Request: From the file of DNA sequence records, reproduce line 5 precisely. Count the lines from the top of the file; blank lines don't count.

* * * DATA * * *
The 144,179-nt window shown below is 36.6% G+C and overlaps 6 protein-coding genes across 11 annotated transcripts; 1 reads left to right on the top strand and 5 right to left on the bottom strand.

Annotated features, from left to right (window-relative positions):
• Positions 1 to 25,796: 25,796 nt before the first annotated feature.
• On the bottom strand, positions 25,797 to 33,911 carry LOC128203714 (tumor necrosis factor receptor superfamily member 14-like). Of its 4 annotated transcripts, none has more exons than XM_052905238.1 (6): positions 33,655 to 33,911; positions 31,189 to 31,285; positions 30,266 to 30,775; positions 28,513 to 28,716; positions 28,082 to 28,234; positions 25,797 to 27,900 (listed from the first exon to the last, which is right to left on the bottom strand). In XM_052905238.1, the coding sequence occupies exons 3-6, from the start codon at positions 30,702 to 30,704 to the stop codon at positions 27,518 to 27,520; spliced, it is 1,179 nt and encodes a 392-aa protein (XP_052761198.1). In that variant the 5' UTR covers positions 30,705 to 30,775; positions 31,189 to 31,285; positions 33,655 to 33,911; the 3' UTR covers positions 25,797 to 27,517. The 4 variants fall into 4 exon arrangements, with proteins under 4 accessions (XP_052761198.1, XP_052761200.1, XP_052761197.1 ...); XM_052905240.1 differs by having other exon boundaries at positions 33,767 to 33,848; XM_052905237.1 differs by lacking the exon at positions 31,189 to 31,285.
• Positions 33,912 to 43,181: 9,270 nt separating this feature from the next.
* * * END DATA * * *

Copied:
• Positions 33,912 to 43,181: 9,270 nt separating this feature from the next.